Kayla Graziano sits patiently in the grass, proudly wearing her bright orange baseball shirt, while her mother Deborah straps on her leg brace.
As a player in her fourth year in the Challenger Little League Division — a league for kids with special needs, mental or physical — she has been given the chance to play baseball, a chance local leagues couldn’t offer.
“The only thing we could really find in town was some place where they played baseball, but it was more like practice,” said Deborah Graziano of Crystal Lake.
Kayla, 10, wanted to play in real games, and this year she’ll be playing in one heck of a game: She is one of 15 suburban players randomly selected from Illinois’ District 13 Challenger League who will play an exhibition game Aug. 24 at the Little League World Series in Williamsport, Pa. Only two leagues out of 900 worldwide are afforded such an opportunity.
“The kids will play in what they call Championship Saturday … in the big stadium in front of thousands of people,” said Mark Johnson of West Dundee, one of the coaches who applied for the team to play. “This is their Little League World Series.”
Out of about 45 applicants, the team was chosen because of recent expansions and their support of the mission of the Challenger Division, said Sam Ranck. director of the Little League Challenger Division.
“It was clear how hard the volunteers worked to offer every kid the chance to play real ball,” he said, citing the creation of a league for Carpentersville, East Dundee and West Dundee in 2009 and a Woodstock league last year, prompting almost 100 more kids to sign up.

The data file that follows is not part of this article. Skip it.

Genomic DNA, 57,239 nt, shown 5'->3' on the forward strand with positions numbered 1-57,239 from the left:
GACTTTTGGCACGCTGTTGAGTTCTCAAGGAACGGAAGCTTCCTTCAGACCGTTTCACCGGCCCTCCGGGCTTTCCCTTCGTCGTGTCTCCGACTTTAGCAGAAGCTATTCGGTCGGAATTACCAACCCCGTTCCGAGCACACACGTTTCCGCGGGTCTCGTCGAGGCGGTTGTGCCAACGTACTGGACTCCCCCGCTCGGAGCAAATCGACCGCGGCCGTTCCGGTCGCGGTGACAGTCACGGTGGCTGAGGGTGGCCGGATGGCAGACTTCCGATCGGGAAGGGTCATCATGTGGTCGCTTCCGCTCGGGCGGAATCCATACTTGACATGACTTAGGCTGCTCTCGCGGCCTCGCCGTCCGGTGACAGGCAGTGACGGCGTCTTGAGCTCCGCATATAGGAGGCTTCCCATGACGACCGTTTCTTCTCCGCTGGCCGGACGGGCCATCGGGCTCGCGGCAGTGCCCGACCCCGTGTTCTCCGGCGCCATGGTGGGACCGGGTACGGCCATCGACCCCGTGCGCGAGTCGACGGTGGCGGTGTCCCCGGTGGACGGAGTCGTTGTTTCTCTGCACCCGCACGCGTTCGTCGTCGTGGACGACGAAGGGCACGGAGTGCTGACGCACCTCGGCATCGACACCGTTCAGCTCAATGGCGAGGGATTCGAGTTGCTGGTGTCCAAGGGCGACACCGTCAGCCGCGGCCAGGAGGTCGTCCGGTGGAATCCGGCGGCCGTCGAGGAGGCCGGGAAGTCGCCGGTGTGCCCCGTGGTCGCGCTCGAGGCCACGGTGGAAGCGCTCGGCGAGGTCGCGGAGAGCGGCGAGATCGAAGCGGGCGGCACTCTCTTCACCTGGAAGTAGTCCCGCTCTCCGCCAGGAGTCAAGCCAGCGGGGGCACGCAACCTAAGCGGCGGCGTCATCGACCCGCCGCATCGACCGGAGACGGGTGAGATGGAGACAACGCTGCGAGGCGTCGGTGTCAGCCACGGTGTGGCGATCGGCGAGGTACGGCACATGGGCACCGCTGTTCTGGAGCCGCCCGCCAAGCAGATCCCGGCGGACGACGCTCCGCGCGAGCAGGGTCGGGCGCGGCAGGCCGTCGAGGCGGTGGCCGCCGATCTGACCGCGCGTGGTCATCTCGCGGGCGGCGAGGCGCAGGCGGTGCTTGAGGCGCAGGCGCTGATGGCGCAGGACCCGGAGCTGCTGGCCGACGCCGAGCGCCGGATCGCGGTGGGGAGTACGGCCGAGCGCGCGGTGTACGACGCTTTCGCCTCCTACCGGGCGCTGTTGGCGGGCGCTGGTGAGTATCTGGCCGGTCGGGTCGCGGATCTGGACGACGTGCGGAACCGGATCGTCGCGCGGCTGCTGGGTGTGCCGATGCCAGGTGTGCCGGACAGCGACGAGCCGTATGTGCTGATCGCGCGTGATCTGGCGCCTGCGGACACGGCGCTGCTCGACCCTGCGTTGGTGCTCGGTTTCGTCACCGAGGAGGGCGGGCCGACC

Their annual Challenger Jamboree was also a plus, Ranck said. The Sept. 7 celebration provides a day of food, games and, of course, baseball, for players and their families,
The District 13 Challenger Division sports players ages 4 to 22, if still in high school. Started in 1994 in Bartlett, the program has grown to 16 teams and about 165 players. In recent months, they added the Libertyville League. Coaches accept all kids, giving each player the chance to play in a game: every kid hits, every kid catches, every kid gets on base.
“It’s not about what they can’t do, it’s about what they can do,” Johnson said.
Matthew Williams, 11, of Schaumburg, whose father Paul runs the Bartlett Challenger League, cited several reasons for his excitement over next month’s road game. “Being on TV ... getting to play in Williamsport in the World Series and meeting a lot of new people.”
It means a lot to the parents, too.
“I don’t know that I could have put Jonathan in a regular Little League program,” said Gigi Fuhry of Cary, of her 6-year-old son.
“He has delays in social skills, and this is one of those things where it helped him to develop those skills in a safe environment,” she says, describing how her once-shy son has flourished after two years.
Jean Boston of South Elgin, whose 13-year-old son Jeffrey plays, echoes the benefits of the program.
“These kids are creating this bond, and this friendship, which kids with special needs don’t always have the opportunity,” she said.
After practice, Kayla Graziano sits with her twin brother, Nathan, while they cool off. Growing up, they played tee ball together, and Kayla is happy to be playing ball with her brother again. In her four seasons, she says, she has learned an important lesson.
“You can’t do what you didn’t learn,” she said.
Ÿ For more information on how to support the team and upcoming fundraisers, visit www.eteamz.com/illinoisdistrict13.Copyright © 2014 Paddock Publications, Inc. All rights reserved.